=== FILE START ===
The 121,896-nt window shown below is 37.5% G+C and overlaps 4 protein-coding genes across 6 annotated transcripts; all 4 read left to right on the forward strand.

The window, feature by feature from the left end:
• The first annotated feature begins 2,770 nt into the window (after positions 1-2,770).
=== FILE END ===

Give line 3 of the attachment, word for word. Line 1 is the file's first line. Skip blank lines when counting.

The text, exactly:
• The first annotated feature begins 2,770 nt into the window (after positions 1-2,770).